Leap Agri nutrifoods

In Africa, rural communities traditionally prepare meals from indigenous foods like cassava, sorghum and pulses. However, with fast population growth, urbanization, and increasing disposable incomes, consumption of breads (leavened, unleavened, flat and steamed) is increasing. Besides, the price difference between imported wheat flour ($0.87/kg) and locally grown cassava flour ($0.29-0.42/kg) is significant. Breads available to consumers, though tasty, are not nutritionally balanced. This dietary transition has contributed to the rise in noncommunicable diseases. Food manufacturers have a need for functional ingredients from locally available crops to replace wheat in breads and mitigate the effects of wheat replacement on quality. It is beneficial for Africa to reduce the import of expensive wheat flour and replace it e.g. with domestically produced cassava. This gives small holder farmers a domestic market and an increased income in addition to opening new business opportunities along the crop value chain.   In Europe, wheat-based breads have a large share in traditional consumption. However, increased prevalence of coeliac disease, gluten sensitivity and irritable bowel syndrome requires the availability of gluten-free products of good quality. Many of the current glutenfree products are low in dietary fiber, protein and phytochemicals and high in carbohydrates, sugars, fats and food additives. Therefore, nutritious products with high levels of protein and dietary fiber from sustainable sources are of growing importance. For food manufacturers, the main challenge is to design products that meet nutritional demands whilst retaining sensory quality and consumer acceptability.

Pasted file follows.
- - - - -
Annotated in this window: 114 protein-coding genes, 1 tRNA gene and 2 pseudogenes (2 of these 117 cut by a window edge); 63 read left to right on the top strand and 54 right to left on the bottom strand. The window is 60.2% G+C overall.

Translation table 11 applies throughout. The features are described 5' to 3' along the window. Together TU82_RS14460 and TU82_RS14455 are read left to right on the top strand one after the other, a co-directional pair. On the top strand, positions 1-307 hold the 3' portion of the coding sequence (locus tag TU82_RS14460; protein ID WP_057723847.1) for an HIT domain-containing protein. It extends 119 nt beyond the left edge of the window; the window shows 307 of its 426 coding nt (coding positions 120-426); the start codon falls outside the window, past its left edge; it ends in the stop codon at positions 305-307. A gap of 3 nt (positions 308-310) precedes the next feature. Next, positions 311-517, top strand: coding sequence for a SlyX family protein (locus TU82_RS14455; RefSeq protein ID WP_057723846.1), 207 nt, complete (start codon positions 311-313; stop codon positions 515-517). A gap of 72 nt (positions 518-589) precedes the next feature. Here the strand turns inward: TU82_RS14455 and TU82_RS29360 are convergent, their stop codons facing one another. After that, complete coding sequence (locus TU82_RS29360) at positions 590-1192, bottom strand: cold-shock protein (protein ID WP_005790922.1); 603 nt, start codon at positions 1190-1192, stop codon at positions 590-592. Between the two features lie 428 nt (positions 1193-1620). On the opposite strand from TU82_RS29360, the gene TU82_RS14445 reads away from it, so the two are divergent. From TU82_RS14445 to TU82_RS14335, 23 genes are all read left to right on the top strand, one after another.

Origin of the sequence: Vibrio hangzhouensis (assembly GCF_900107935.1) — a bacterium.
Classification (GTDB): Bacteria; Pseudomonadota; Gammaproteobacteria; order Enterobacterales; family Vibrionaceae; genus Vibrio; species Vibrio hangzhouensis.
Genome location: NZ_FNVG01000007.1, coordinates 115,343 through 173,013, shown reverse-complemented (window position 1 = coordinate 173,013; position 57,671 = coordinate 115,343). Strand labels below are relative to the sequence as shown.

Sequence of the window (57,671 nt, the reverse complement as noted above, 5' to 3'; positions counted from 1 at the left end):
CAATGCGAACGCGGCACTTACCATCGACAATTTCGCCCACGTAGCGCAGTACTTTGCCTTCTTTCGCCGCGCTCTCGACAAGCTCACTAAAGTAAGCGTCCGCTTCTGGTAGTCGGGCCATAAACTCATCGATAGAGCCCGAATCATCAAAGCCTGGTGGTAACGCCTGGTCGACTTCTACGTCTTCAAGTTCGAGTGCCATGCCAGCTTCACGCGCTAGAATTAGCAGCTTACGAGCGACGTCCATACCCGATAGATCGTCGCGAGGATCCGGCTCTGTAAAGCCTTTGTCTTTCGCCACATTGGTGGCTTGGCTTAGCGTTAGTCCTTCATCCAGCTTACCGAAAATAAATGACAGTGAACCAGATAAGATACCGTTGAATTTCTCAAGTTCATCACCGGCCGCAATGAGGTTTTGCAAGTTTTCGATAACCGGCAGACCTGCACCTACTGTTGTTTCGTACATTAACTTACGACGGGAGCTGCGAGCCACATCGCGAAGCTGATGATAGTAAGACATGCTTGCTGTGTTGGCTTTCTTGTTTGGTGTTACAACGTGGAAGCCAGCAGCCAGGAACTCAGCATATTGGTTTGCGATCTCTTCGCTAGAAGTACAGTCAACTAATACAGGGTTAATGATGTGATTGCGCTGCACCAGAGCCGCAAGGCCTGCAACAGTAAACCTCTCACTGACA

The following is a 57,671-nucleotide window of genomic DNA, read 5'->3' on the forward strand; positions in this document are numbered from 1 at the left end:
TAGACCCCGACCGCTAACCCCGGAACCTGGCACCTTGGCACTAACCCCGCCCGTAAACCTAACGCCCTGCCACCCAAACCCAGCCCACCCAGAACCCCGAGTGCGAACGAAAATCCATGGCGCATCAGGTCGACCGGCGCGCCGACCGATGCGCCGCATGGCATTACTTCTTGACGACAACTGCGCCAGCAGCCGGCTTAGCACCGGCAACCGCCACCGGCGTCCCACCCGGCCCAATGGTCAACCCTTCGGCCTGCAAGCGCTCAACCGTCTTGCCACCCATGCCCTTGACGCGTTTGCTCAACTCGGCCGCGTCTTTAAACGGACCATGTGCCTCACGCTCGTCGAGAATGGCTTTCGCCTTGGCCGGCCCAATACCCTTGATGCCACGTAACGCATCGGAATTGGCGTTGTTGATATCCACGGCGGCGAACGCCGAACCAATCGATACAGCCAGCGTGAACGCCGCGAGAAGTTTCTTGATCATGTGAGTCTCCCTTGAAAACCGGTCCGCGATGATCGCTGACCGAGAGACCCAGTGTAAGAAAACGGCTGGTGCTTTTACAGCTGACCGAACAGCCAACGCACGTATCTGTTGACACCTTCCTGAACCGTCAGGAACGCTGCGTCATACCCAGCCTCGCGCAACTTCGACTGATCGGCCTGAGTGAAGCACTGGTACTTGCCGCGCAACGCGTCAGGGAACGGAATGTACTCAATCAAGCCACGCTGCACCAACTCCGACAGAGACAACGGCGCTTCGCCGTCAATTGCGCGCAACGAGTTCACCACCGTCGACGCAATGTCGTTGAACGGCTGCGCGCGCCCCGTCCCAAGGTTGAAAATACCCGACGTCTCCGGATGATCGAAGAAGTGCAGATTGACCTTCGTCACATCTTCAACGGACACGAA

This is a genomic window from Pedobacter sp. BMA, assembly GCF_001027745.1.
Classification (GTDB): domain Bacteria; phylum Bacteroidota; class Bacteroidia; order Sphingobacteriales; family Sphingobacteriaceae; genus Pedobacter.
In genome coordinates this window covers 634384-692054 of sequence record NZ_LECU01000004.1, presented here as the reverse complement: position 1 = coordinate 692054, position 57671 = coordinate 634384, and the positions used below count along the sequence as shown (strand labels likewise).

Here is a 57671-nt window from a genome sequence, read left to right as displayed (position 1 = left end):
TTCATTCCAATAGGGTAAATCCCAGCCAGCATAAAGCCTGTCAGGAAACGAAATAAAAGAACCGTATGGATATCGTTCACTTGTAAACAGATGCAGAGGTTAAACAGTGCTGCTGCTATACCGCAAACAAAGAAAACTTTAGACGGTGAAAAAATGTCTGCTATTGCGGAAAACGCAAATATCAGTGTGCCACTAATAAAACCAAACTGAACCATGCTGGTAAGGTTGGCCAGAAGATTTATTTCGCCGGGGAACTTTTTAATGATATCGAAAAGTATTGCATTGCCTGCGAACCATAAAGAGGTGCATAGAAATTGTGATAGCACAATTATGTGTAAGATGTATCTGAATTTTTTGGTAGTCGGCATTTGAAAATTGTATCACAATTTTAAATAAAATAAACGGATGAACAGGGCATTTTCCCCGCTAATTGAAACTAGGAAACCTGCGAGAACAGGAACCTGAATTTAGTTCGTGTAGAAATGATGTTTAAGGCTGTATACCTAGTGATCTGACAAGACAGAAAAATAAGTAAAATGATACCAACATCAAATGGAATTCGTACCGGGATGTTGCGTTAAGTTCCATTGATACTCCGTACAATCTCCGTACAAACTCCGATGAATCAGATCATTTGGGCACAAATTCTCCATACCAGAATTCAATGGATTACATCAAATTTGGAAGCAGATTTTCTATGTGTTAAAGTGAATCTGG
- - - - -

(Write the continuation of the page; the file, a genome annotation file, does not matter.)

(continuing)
The purpose of NUTRIFOODS is to build sustainable climate smart food crops value chain that contributes to ending food and nutrition insecurity and improves livelihoods. The key strategies to achieve this are: use climate-smart crops to develop functional ingredients with properties that allow part or whole replacement of wheat in bread without compromising quality; use markets as key incentivizing driver of value chains; and creating partnerships with private sector to enhance technology uptake and commercialization. This will lead to more food enterprises using functional bread ingredients from climate-smart crops; and thus increased utilization and demand for climate-smart crops. This will create a market for climate smart crops with benefits accruing to small holder farmers.

Specific objectives:

  • Identify consumer needs and key limitations in the supply and market chain of climate-smart food crops (cassava, sorghum and pulses)
  • Develop high quality functional ingredients from climate-smart food crops for use in palatable breads.
  • Use the functional ingredients to develop consumer attractive breads tailored for African and European markets
  • Identify business opportunities in the value chains of climate-smart food crops and nurture SMEs to commercialize the developed technology
  • Inform policy makers and disseminate the developed scientific knowledge for harnessing further exploitation of climate-smart food crops.